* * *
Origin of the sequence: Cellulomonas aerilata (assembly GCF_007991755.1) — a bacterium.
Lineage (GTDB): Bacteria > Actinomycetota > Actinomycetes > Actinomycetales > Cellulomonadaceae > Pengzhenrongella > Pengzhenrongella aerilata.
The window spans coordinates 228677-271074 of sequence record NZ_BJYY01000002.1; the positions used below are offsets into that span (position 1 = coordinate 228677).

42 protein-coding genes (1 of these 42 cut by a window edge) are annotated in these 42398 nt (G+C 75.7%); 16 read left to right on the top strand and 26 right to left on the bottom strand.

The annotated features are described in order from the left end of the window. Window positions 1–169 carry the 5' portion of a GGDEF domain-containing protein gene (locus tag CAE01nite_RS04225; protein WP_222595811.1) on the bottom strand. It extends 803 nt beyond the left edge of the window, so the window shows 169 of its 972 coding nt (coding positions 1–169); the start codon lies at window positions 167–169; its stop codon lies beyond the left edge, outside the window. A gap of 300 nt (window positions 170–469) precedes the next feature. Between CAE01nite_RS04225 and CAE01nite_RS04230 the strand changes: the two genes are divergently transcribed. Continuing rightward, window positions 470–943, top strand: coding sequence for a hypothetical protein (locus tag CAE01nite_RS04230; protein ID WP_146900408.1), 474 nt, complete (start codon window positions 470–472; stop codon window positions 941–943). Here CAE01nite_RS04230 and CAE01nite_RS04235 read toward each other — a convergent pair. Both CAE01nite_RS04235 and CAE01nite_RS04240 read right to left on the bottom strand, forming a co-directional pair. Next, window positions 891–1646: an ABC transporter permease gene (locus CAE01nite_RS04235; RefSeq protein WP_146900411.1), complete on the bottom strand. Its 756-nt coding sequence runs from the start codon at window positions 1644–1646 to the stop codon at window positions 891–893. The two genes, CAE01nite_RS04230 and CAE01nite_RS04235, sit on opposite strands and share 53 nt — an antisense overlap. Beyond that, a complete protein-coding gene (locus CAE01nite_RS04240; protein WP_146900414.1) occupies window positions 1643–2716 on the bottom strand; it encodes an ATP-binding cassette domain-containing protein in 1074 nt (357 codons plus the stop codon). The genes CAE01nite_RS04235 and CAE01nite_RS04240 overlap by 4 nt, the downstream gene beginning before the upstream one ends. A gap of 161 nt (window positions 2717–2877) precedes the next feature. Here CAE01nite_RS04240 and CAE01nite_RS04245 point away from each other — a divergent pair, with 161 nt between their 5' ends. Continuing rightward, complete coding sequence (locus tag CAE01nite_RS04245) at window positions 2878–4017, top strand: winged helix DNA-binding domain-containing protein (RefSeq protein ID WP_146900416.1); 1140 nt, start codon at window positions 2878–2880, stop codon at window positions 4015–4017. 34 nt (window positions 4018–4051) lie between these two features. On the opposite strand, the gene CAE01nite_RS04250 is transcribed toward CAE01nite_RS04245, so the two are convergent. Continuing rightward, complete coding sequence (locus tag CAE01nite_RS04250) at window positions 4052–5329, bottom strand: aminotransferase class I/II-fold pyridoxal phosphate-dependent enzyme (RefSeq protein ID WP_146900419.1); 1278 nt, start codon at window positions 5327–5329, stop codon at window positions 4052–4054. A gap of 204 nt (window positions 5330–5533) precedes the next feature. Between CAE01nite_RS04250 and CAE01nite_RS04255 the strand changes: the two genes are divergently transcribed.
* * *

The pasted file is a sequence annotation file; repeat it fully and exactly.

Origin of the sequence: Cellulomonas aerilata (assembly GCF_007991755.1) — a bacterium.
Lineage (GTDB): Bacteria > Actinomycetota > Actinomycetes > Actinomycetales > Cellulomonadaceae > Pengzhenrongella > Pengzhenrongella aerilata.
The window spans coordinates 228677-271074 of sequence record NZ_BJYY01000002.1; the positions used below are offsets into that span (position 1 = coordinate 228677).

42 protein-coding genes (1 of these 42 cut by a window edge) are annotated in these 42398 nt (G+C 75.7%); 16 read left to right on the top strand and 26 right to left on the bottom strand.

The annotated features are described in order from the left end of the window. Window positions 1–169 carry the 5' portion of a GGDEF domain-containing protein gene (locus tag CAE01nite_RS04225; protein WP_222595811.1) on the bottom strand. It extends 803 nt beyond the left edge of the window, so the window shows 169 of its 972 coding nt (coding positions 1–169); the start codon lies at window positions 167–169; its stop codon lies beyond the left edge, outside the window. A gap of 300 nt (window positions 170–469) precedes the next feature. Between CAE01nite_RS04225 and CAE01nite_RS04230 the strand changes: the two genes are divergently transcribed. Continuing rightward, window positions 470–943, top strand: coding sequence for a hypothetical protein (locus tag CAE01nite_RS04230; protein ID WP_146900408.1), 474 nt, complete (start codon window positions 470–472; stop codon window positions 941–943). Here CAE01nite_RS04230 and CAE01nite_RS04235 read toward each other — a convergent pair. Both CAE01nite_RS04235 and CAE01nite_RS04240 read right to left on the bottom strand, forming a co-directional pair. Next, window positions 891–1646: an ABC transporter permease gene (locus CAE01nite_RS04235; RefSeq protein WP_146900411.1), complete on the bottom strand. Its 756-nt coding sequence runs from the start codon at window positions 1644–1646 to the stop codon at window positions 891–893. The two genes, CAE01nite_RS04230 and CAE01nite_RS04235, sit on opposite strands and share 53 nt — an antisense overlap. Beyond that, a complete protein-coding gene (locus CAE01nite_RS04240; protein WP_146900414.1) occupies window positions 1643–2716 on the bottom strand; it encodes an ATP-binding cassette domain-containing protein in 1074 nt (357 codons plus the stop codon). The genes CAE01nite_RS04235 and CAE01nite_RS04240 overlap by 4 nt, the downstream gene beginning before the upstream one ends. A gap of 161 nt (window positions 2717–2877) precedes the next feature. Here CAE01nite_RS04240 and CAE01nite_RS04245 point away from each other — a divergent pair, with 161 nt between their 5' ends. Continuing rightward, complete coding sequence (locus tag CAE01nite_RS04245) at window positions 2878–4017, top strand: winged helix DNA-binding domain-containing protein (RefSeq protein ID WP_146900416.1); 1140 nt, start codon at window positions 2878–2880, stop codon at window positions 4015–4017. 34 nt (window positions 4018–4051) lie between these two features. On the opposite strand, the gene CAE01nite_RS04250 is transcribed toward CAE01nite_RS04245, so the two are convergent. Continuing rightward, complete coding sequence (locus tag CAE01nite_RS04250) at window positions 4052–5329, bottom strand: aminotransferase class I/II-fold pyridoxal phosphate-dependent enzyme (RefSeq protein ID WP_146900419.1); 1278 nt, start codon at window positions 5327–5329, stop codon at window positions 4052–4054. A gap of 204 nt (window positions 5330–5533) precedes the next feature. Between CAE01nite_RS04250 and CAE01nite_RS04255 the strand changes: the two genes are divergently transcribed.